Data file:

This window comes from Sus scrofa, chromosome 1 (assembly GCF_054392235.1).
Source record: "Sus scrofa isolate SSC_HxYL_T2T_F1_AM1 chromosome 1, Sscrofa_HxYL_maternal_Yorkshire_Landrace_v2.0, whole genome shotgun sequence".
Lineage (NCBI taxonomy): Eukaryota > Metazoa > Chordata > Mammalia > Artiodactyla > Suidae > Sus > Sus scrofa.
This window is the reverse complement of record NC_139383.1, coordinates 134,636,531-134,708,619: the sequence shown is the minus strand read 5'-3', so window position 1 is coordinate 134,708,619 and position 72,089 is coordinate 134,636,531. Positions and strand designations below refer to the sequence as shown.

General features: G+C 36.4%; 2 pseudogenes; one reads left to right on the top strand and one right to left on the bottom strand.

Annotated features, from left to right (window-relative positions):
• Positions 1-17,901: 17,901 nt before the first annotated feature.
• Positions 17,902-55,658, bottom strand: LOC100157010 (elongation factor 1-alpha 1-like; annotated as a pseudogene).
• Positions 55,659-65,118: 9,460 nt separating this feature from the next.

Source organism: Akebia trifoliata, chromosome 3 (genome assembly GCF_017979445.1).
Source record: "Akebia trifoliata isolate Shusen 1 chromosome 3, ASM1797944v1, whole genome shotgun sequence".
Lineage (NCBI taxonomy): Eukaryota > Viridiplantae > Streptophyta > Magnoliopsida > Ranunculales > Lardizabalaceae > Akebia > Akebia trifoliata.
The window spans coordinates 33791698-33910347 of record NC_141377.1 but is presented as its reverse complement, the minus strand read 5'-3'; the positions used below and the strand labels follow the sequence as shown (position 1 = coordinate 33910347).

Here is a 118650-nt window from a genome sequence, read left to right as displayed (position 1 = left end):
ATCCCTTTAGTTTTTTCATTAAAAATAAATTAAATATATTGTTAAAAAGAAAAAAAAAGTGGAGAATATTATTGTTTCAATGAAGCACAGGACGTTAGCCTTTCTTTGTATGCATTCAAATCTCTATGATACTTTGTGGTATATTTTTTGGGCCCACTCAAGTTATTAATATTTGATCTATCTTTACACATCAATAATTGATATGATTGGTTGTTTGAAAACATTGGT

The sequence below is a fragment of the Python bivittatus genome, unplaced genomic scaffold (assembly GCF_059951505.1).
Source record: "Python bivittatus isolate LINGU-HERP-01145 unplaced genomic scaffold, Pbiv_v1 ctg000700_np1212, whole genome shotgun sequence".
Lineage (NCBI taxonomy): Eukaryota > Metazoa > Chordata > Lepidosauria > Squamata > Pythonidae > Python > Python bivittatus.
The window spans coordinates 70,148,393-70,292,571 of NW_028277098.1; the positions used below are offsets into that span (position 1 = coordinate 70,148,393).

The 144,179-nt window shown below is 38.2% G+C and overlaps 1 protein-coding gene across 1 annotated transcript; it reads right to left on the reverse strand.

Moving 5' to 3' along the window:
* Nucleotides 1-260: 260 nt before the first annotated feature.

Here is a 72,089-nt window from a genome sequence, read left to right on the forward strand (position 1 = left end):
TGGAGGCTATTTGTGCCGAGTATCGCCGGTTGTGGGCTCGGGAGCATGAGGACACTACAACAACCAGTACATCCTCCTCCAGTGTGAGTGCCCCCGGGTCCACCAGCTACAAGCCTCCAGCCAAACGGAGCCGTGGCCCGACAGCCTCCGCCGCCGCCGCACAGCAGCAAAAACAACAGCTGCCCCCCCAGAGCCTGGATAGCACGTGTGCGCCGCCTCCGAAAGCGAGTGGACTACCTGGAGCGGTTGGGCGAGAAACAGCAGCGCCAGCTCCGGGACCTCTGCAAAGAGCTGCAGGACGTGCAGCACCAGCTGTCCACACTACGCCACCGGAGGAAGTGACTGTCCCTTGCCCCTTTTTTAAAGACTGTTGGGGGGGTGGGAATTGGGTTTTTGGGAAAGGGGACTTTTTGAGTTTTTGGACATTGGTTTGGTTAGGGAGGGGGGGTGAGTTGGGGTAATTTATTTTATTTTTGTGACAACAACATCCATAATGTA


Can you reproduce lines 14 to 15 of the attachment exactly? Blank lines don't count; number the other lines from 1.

Here is a 118650-nt window from a genome sequence, read left to right as displayed (position 1 = left end):
ATCCCTTTAGTTTTTTCATTAAAAATAAATTAAATATATTGTTAAAAAGAAAAAAAAAGTGGAGAATATTATTGTTTCAATGAAGCACAGGACGTTAGCCTTTCTTTGTATGCATTCAAATCTCTATGATACTTTGTGGTATATTTTTTGGGCCCACTCAAGTTATTAATATTTGATCTATCTTTACACATCAATAATTGATATGATTGGTTGTTTGAAAACATTGGT